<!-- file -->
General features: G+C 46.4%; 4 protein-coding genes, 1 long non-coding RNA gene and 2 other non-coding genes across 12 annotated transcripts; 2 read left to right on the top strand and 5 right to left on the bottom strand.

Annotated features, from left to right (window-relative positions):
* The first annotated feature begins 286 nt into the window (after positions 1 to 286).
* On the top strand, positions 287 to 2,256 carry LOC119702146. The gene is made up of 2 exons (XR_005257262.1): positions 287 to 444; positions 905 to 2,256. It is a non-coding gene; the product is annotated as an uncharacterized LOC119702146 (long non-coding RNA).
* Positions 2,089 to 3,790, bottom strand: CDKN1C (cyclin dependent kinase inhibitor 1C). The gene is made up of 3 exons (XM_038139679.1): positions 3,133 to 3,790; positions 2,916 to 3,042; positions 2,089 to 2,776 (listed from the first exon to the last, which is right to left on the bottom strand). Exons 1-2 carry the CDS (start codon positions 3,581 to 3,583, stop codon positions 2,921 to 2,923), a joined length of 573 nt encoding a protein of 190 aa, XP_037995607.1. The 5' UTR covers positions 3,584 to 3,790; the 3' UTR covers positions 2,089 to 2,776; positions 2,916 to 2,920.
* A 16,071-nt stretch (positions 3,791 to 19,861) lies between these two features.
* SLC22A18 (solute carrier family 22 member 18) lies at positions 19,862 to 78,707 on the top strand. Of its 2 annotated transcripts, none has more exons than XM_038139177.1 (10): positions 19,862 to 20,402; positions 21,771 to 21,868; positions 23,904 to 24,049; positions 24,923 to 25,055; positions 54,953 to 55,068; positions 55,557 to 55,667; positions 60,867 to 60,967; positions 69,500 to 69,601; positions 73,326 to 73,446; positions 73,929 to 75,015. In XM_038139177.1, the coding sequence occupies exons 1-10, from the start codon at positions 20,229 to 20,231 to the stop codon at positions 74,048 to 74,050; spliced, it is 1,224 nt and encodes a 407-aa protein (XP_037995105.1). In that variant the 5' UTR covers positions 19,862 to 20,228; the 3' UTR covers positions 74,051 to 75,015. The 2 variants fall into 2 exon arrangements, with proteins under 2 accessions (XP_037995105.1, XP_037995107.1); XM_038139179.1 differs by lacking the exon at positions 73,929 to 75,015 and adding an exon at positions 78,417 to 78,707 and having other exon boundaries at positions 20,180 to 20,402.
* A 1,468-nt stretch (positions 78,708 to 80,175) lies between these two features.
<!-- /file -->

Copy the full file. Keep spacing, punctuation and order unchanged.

General features: G+C 46.4%; 4 protein-coding genes, 1 long non-coding RNA gene and 2 other non-coding genes across 12 annotated transcripts; 2 read left to right on the top strand and 5 right to left on the bottom strand.

Annotated features, from left to right (window-relative positions):
* The first annotated feature begins 286 nt into the window (after positions 1 to 286).
* On the top strand, positions 287 to 2,256 carry LOC119702146. The gene is made up of 2 exons (XR_005257262.1): positions 287 to 444; positions 905 to 2,256. It is a non-coding gene; the product is annotated as an uncharacterized LOC119702146 (long non-coding RNA).
* Positions 2,089 to 3,790, bottom strand: CDKN1C (cyclin dependent kinase inhibitor 1C). The gene is made up of 3 exons (XM_038139679.1): positions 3,133 to 3,790; positions 2,916 to 3,042; positions 2,089 to 2,776 (listed from the first exon to the last, which is right to left on the bottom strand). Exons 1-2 carry the CDS (start codon positions 3,581 to 3,583, stop codon positions 2,921 to 2,923), a joined length of 573 nt encoding a protein of 190 aa, XP_037995607.1. The 5' UTR covers positions 3,584 to 3,790; the 3' UTR covers positions 2,089 to 2,776; positions 2,916 to 2,920.
* A 16,071-nt stretch (positions 3,791 to 19,861) lies between these two features.
* SLC22A18 (solute carrier family 22 member 18) lies at positions 19,862 to 78,707 on the top strand. Of its 2 annotated transcripts, none has more exons than XM_038139177.1 (10): positions 19,862 to 20,402; positions 21,771 to 21,868; positions 23,904 to 24,049; positions 24,923 to 25,055; positions 54,953 to 55,068; positions 55,557 to 55,667; positions 60,867 to 60,967; positions 69,500 to 69,601; positions 73,326 to 73,446; positions 73,929 to 75,015. In XM_038139177.1, the coding sequence occupies exons 1-10, from the start codon at positions 20,229 to 20,231 to the stop codon at positions 74,048 to 74,050; spliced, it is 1,224 nt and encodes a 407-aa protein (XP_037995105.1). In that variant the 5' UTR covers positions 19,862 to 20,228; the 3' UTR covers positions 74,051 to 75,015. The 2 variants fall into 2 exon arrangements, with proteins under 2 accessions (XP_037995105.1, XP_037995107.1); XM_038139179.1 differs by lacking the exon at positions 73,929 to 75,015 and adding an exon at positions 78,417 to 78,707 and having other exon boundaries at positions 20,180 to 20,402.
* A 1,468-nt stretch (positions 78,708 to 80,175) lies between these two features.